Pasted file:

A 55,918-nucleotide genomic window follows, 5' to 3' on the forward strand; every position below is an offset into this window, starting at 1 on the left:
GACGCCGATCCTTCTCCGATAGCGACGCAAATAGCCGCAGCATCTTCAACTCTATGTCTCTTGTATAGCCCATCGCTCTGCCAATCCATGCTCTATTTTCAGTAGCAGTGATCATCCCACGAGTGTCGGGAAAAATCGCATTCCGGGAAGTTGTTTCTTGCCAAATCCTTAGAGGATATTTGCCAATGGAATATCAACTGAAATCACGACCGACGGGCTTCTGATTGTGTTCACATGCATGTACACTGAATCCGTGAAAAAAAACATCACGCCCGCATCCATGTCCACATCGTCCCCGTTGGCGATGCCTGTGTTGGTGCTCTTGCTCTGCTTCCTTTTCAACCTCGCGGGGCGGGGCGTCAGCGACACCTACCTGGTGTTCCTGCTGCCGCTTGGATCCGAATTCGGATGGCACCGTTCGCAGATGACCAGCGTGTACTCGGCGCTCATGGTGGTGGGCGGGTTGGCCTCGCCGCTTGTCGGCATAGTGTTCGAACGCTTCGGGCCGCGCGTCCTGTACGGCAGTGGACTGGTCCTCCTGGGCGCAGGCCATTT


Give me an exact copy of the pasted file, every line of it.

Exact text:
A 55,918-nucleotide genomic window follows, 5' to 3' on the forward strand; every position below is an offset into this window, starting at 1 on the left:
GACGCCGATCCTTCTCCGATAGCGACGCAAATAGCCGCAGCATCTTCAACTCTATGTCTCTTGTATAGCCCATCGCTCTGCCAATCCATGCTCTATTTTCAGTAGCAGTGATCATCCCACGAGTGTCGGGAAAAATCGCATTCCGGGAAGTTGTTTCTTGCCAAATCCTTAGAGGATATTTGCCAATGGAATATCAACTGAAATCACGACCGACGGGCTTCTGATTGTGTTCACATGCATGTACACTGAATCCGTGAAAAAAAACATCACGCCCGCATCCATGTCCACATCGTCCCCGTTGGCGATGCCTGTGTTGGTGCTCTTGCTCTGCTTCCTTTTCAACCTCGCGGGGCGGGGCGTCAGCGACACCTACCTGGTGTTCCTGCTGCCGCTTGGATCCGAATTCGGATGGCACCGTTCGCAGATGACCAGCGTGTACTCGGCGCTCATGGTGGTGGGCGGGTTGGCCTCGCCGCTTGTCGGCATAGTGTTCGAACGCTTCGGGCCGCGCGTCCTGTACGGCAGTGGACTGGTCCTCCTGGGCGCAGGCCATTT